Affiliations : [1] Laboratoire de Physique des Solides (LPS), Université Paris-Sud, Centre scientifique d?Orsay, F91405 Orsay cedex, France; [2] MDLsoft inc., Università di Modena e Reggio Emilia, Reggio Emilia, Italy; [3] CNR?Istituto di Nanoscienze?S3, , I?41125 Modena, Italy; [4] Dipartimento di Scienze e Metodi dell'Ingegneria, Universitá di Modena e Reggio Emilia, I?42122 Reggio Emilia, Italy

Resume : Accurate knowledge of the work function is an essential information in designing novel and efficient electronic devices [1]. This assumes particular importance in the case of complex alloyed materials, like SiGe based heterostructures, which are nowadays considered as building blocks for advanced electronic and optical systems [2-4]. A systematic theoretical study of the work function behavior for Si1-xGex heterostructures over the whole composition range, from Si (x = 0) to Ge (x = 1), is presented. Our results [5], obtained through Density Functional Theory calculations and in good agreement with experimental evidences [6], show that increasing the Ge content lowers the work function value. We find that in order to exactly reproduce this behavior in relation to the work function of pure Ge and Si systems and their concentrations, a deviation from the linear Vegard's rule is necessary. However, the calculated bowing parameter is very small, thus making the simple linear interpolation a valid approximation to obtain the work function of complex SiGe alloys. [1] M. Bertocchi, M. Amato, I. Marri, S. Ossicini, Phys. Status Solidi (c) 14, (2018) [2] M. Amato, M. Palummo, R. Rurali, and S. Ossicini, Chem. Rev. 114, 1371 (2013) [3] D. J. Paul, Thin Solid Films 321, 172 (1998) [4] P. Chaisakul, D. Marris-Morini, J. Frigerio, D. Chrastina, M.-S. Rouifed, S. Cecchi, P. Crozat, G. Isella, and L. Vivien, Nat. Photonics 8, 482 (2014) [5] M. Amato, M. Bertocchi and S. Ossicini, J. Appl. Phys., 119, 085705 (2016) [6] P. Hellberg, S. Zhang, and C. Petersson, IEEE, Electron Devic. Lett. 18, 456 (1997)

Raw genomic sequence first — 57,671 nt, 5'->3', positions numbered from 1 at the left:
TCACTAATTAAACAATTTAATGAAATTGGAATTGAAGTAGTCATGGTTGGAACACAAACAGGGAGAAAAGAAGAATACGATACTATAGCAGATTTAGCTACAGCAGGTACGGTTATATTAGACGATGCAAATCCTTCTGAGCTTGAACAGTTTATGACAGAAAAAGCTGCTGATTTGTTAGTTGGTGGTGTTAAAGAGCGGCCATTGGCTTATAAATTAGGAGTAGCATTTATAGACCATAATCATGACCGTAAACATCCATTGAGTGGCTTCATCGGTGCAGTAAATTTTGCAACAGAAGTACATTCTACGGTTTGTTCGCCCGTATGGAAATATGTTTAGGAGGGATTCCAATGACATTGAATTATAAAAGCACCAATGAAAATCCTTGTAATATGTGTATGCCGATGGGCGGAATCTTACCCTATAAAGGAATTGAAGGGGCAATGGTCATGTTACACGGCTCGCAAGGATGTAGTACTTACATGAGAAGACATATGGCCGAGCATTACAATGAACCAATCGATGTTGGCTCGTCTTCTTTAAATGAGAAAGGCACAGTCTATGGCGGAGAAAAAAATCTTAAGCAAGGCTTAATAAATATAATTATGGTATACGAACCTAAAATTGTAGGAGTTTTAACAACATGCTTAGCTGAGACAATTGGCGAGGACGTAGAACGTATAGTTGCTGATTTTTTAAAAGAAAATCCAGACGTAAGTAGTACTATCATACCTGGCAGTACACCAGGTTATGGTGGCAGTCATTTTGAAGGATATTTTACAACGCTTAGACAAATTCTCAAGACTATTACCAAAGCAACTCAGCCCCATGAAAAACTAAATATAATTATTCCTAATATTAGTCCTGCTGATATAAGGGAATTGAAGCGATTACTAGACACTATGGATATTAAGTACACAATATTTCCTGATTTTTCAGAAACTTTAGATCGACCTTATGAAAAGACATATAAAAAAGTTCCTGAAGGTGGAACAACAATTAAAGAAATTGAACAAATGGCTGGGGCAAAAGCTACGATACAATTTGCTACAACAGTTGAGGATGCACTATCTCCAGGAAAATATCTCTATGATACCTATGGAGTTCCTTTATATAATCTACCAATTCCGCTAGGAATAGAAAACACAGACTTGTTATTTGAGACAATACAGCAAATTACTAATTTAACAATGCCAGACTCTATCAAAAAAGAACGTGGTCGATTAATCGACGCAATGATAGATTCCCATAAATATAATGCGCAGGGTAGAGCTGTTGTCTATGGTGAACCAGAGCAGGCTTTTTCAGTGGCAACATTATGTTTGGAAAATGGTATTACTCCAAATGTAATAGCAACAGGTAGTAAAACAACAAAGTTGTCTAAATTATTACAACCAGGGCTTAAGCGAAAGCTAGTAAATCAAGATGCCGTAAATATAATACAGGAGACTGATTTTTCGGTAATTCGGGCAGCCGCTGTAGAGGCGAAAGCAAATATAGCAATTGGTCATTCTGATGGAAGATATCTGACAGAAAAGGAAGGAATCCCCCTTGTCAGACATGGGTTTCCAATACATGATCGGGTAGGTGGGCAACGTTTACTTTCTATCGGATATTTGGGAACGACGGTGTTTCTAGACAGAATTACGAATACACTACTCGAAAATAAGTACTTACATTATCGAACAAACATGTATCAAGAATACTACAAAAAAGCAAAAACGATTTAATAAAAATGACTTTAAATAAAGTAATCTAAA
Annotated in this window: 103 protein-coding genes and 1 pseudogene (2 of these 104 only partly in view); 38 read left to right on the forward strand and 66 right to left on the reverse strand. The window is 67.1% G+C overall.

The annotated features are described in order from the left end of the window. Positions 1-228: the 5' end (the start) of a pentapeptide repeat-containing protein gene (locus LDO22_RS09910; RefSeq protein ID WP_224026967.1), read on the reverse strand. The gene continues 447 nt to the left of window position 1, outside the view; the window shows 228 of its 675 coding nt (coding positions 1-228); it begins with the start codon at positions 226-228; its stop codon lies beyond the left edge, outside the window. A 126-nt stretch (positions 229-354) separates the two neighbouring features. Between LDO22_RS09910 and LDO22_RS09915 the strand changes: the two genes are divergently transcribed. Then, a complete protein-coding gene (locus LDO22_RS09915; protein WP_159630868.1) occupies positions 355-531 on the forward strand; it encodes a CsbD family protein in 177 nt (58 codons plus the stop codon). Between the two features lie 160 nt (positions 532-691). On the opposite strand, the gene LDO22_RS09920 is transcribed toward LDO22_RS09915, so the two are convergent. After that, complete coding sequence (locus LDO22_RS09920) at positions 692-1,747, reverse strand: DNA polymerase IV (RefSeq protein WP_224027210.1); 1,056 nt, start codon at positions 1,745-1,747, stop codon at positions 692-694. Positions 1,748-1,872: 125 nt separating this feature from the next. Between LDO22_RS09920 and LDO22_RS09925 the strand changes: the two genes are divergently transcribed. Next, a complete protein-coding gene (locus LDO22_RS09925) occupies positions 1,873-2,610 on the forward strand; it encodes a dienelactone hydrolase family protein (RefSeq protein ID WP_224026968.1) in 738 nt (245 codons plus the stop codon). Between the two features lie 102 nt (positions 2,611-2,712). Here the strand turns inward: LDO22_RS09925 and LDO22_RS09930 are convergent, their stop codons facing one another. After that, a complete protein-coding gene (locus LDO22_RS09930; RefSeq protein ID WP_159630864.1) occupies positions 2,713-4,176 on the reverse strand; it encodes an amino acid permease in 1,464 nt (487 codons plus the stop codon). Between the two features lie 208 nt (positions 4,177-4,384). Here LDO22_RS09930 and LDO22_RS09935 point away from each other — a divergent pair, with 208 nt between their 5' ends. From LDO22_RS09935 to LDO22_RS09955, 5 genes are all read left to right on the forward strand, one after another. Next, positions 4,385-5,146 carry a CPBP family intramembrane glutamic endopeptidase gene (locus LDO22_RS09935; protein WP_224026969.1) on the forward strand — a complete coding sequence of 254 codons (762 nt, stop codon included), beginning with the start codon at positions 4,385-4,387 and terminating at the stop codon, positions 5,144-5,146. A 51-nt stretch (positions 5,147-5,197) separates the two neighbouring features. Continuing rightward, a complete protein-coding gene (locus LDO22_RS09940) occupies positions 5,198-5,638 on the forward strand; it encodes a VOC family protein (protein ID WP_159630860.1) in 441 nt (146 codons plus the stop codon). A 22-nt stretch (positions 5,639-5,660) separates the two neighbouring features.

U.PU.4
17:00
Authors : Chang Xu, Masanobu Miyao, Taizoh Sadoh
Affiliations : Kyushu University

Resume : High-speed thin-film transistors (TFTs) are required to develop the next generation of electronics, such as three-dimensional large-scale integrated circuits and advanced system-in-displays. For this purpose, high-carrier-mobility semiconductor film on insulator structures should be fabricated with low-temperature processing conditions (<500 °C). To achieve this, we investigate effects of introduction of thin a-Si under-layers on low-temperature (450°C, 20 h) solid-phase crystallization of Sn-doped Ge films (Sn concentration: 2 %, thickness: 50 nm) on insulators. Crystal structures of the grown layers were analyzed by electron backscattering diffraction. The results indicated that the grain sizes of the grown GeSn layers were decreased by introduction of a-Si under-layers (~5 nm). This phenomenon is attributed to change in dominant nucleation sites from interface to bulk. Interestingly, Hall effect measurements of the grown layers revealed that the carrier mobility was increased from ~140 to ~230 cm2/Vs by introduction of a-Si under-layers. Detailed analysis of the electrical properties clarified that grain-boundary scattering of carries was significantly decreased by introduction of a-Si under-layers. The mechanism will be discussed at the presentation.